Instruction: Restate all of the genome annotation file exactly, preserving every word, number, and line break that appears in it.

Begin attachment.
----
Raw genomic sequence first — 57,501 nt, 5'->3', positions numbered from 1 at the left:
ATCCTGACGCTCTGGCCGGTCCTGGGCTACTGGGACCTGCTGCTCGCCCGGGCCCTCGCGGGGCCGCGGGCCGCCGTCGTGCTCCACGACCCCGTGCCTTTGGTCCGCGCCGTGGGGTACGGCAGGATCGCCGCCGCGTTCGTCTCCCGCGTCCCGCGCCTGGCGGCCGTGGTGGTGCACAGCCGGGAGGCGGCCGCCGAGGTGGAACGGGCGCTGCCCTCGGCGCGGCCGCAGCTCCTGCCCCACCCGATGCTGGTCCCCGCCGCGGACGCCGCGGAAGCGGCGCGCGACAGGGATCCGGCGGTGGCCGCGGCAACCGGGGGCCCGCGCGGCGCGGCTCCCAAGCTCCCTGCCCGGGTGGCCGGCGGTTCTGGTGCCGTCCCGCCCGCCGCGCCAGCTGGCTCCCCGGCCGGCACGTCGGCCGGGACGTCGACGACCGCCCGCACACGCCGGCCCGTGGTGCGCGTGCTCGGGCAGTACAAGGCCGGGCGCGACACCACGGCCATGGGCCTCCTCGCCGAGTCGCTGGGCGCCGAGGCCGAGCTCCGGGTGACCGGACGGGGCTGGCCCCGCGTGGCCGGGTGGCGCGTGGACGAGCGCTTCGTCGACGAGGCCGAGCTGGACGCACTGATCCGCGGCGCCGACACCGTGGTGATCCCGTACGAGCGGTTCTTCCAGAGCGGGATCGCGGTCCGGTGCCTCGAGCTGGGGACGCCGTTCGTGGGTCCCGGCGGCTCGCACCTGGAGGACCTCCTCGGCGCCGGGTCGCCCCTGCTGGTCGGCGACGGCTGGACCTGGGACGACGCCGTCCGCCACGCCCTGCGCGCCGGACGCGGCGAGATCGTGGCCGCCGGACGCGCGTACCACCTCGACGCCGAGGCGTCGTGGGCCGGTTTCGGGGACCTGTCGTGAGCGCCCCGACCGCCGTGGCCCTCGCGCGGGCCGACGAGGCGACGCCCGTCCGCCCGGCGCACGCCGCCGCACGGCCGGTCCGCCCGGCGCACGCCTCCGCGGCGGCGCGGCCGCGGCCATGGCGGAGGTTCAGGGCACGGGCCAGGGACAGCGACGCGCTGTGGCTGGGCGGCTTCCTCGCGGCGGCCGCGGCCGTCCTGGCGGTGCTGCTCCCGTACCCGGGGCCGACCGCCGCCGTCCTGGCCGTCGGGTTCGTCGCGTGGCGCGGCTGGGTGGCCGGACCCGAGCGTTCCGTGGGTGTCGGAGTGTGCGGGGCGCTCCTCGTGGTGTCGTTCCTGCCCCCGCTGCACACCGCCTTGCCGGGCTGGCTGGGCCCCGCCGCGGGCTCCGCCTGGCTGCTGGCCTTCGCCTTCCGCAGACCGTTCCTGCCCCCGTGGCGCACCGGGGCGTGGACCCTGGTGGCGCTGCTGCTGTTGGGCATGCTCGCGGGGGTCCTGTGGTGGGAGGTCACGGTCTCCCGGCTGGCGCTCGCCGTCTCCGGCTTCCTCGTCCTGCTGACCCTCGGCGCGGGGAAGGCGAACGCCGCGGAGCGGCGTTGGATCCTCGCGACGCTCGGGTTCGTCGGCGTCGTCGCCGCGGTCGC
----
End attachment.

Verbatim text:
Raw genomic sequence first — 57,501 nt, 5'->3', positions numbered from 1 at the left:
ATCCTGACGCTCTGGCCGGTCCTGGGCTACTGGGACCTGCTGCTCGCCCGGGCCCTCGCGGGGCCGCGGGCCGCCGTCGTGCTCCACGACCCCGTGCCTTTGGTCCGCGCCGTGGGGTACGGCAGGATCGCCGCCGCGTTCGTCTCCCGCGTCCCGCGCCTGGCGGCCGTGGTGGTGCACAGCCGGGAGGCGGCCGCCGAGGTGGAACGGGCGCTGCCCTCGGCGCGGCCGCAGCTCCTGCCCCACCCGATGCTGGTCCCCGCCGCGGACGCCGCGGAAGCGGCGCGCGACAGGGATCCGGCGGTGGCCGCGGCAACCGGGGGCCCGCGCGGCGCGGCTCCCAAGCTCCCTGCCCGGGTGGCCGGCGGTTCTGGTGCCGTCCCGCCCGCCGCGCCAGCTGGCTCCCCGGCCGGCACGTCGGCCGGGACGTCGACGACCGCCCGCACACGCCGGCCCGTGGTGCGCGTGCTCGGGCAGTACAAGGCCGGGCGCGACACCACGGCCATGGGCCTCCTCGCCGAGTCGCTGGGCGCCGAGGCCGAGCTCCGGGTGACCGGACGGGGCTGGCCCCGCGTGGCCGGGTGGCGCGTGGACGAGCGCTTCGTCGACGAGGCCGAGCTGGACGCACTGATCCGCGGCGCCGACACCGTGGTGATCCCGTACGAGCGGTTCTTCCAGAGCGGGATCGCGGTCCGGTGCCTCGAGCTGGGGACGCCGTTCGTGGGTCCCGGCGGCTCGCACCTGGAGGACCTCCTCGGCGCCGGGTCGCCCCTGCTGGTCGGCGACGGCTGGACCTGGGACGACGCCGTCCGCCACGCCCTGCGCGCCGGACGCGGCGAGATCGTGGCCGCCGGACGCGCGTACCACCTCGACGCCGAGGCGTCGTGGGCCGGTTTCGGGGACCTGTCGTGAGCGCCCCGACCGCCGTGGCCCTCGCGCGGGCCGACGAGGCGACGCCCGTCCGCCCGGCGCACGCCGCCGCACGGCCGGTCCGCCCGGCGCACGCCTCCGCGGCGGCGCGGCCGCGGCCATGGCGGAGGTTCAGGGCACGGGCCAGGGACAGCGACGCGCTGTGGCTGGGCGGCTTCCTCGCGGCGGCCGCGGCCGTCCTGGCGGTGCTGCTCCCGTACCCGGGGCCGACCGCCGCCGTCCTGGCCGTCGGGTTCGTCGCGTGGCGCGGCTGGGTGGCCGGACCCGAGCGTTCCGTGGGTGTCGGAGTGTGCGGGGCGCTCCTCGTGGTGTCGTTCCTGCCCCCGCTGCACACCGCCTTGCCGGGCTGGCTGGGCCCCGCCGCGGGCTCCGCCTGGCTGCTGGCCTTCGCCTTCCGCAGACCGTTCCTGCCCCCGTGGCGCACCGGGGCGTGGACCCTGGTGGCGCTGCTGCTGTTGGGCATGCTCGCGGGGGTCCTGTGGTGGGAGGTCACGGTCTCCCGGCTGGCGCTCGCCGTCTCCGGCTTCCTCGTCCTGCTGACCCTCGGCGCGGGGAAGGCGAACGCCGCGGAGCGGCGTTGGATCCTCGCGACGCTCGGGTTCGTCGGCGTCGTCGCCGCGGTCGC